The doing of violence against others in videogames has been the core means of interaction in this medium for a long, long time. That violence runs the spectrum from mild and light (Mario jumping on a Goomba) to more revolting and charged (the mishandled and disgusting-on-more-than-a-visual-level violence of The Last of Us 2), but rarely is that violence—regardless of its place on the spectrum—as overwhelming and absolute as it is in Ace Combat 7: Skies Unknown. When you evoke this air-combat series, many people will think of their anime-like stories and the fluid, arcade/sim gameplay. This essay does not engage with those two avenues all that much. What I am here to talk (or write) about is the violence. The story gives it a mild purpose, but this is just about the act of doing the violence itself—specifically in the second story mission, “Charge the Enemy.”
The mission briefing revolves around Golem and Mage squadrons attacking an Erusean forward airbase. It is a very simple mission meant to introduce the players to air-to-ground combat and how to best juggle that with air-to-air combat. Players sortie their F-4E into the fray and the mission begins. A nearly billion-dollar weapon of swift death cuts through the sky on a trail of flaming jetstream. The ground passes by in a blur and then the fighter’s targeting system shifts from green to red. This is where the mission really begins.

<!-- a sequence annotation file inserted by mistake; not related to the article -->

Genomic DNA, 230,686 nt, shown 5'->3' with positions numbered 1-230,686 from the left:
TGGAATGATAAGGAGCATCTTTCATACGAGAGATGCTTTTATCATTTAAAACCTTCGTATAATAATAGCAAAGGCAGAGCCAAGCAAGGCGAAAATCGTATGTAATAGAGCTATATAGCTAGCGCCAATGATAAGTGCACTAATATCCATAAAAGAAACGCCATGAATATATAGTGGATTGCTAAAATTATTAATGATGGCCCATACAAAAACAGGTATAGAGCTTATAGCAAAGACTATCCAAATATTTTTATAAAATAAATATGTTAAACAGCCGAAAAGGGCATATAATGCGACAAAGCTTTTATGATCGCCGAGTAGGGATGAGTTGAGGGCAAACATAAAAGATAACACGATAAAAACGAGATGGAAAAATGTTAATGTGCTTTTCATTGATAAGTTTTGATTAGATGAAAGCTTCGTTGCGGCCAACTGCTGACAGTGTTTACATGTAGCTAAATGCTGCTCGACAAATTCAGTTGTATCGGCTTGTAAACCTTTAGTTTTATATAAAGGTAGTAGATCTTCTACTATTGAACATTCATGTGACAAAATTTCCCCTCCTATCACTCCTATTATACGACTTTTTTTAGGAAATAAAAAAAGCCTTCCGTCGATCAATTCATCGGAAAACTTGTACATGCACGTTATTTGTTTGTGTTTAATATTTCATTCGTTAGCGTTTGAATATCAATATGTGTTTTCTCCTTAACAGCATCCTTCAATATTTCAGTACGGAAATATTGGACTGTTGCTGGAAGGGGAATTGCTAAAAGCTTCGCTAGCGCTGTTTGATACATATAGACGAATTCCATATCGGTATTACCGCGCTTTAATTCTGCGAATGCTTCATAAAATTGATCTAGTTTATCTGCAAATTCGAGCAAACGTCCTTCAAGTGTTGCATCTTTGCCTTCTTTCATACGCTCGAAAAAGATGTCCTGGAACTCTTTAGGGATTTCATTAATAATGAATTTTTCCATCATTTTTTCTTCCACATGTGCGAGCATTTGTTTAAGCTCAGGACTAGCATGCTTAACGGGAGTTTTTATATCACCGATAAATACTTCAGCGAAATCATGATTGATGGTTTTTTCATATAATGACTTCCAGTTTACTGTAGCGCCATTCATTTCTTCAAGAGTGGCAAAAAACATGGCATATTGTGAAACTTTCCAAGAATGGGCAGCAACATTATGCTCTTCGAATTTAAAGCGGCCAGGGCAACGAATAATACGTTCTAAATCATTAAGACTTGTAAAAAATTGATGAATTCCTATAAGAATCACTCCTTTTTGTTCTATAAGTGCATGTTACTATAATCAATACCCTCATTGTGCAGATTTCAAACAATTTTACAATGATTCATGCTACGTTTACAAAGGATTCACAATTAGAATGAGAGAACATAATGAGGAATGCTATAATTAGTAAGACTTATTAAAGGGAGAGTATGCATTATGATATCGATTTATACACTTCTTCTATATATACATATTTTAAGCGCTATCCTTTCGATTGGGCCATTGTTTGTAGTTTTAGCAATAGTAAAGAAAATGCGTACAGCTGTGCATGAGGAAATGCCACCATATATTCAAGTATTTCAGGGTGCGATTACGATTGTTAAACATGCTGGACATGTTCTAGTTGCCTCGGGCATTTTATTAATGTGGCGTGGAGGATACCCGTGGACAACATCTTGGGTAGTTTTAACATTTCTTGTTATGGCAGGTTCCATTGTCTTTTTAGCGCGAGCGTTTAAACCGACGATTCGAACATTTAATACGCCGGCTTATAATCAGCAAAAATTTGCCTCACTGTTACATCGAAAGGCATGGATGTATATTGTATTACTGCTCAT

Air targets, turrets, and small radar vehicles dot the landscape below and so the F-4E locks onto them and send off a missile or two. From a distance, the missile’s propellant streak is what helps guide one’s eye to the target, and then a small puff of orange offsets the greenery of the landscape. Target down. Billows of smoke are all that is left in your wake. Such sudden violence, such swift death—all at an incalculable distance.
Most modern videogames are seen through the iron sights of a gun. The violence is usually up-close and more direct. We’ve grown used to this, and that is why the immense violence from a distance in Ace Combat 7: Skies Unknown feels all the more jarring and uncomfortable. Couple that with how drones and fighter jets are used by the U.S. today and it becomes impossible for the violence of this game to not feel revolting. It is all so sudden and calculated down to the most minute trajectory. No one ever stands a chance. Blowing an enemy fighter out of the sky feels rewarding because, well, it is a challenge. You have to dodge incoming fire, trail them, lock-on (or lead your shot) and hope your missiles strike home. And when they do, enemy planes erupt into a skyborne plume of smoke, fire, and destroyed metal. But what of the enemy ground forces? There is nothing rewarding in the violence that the game tasks you to do to them.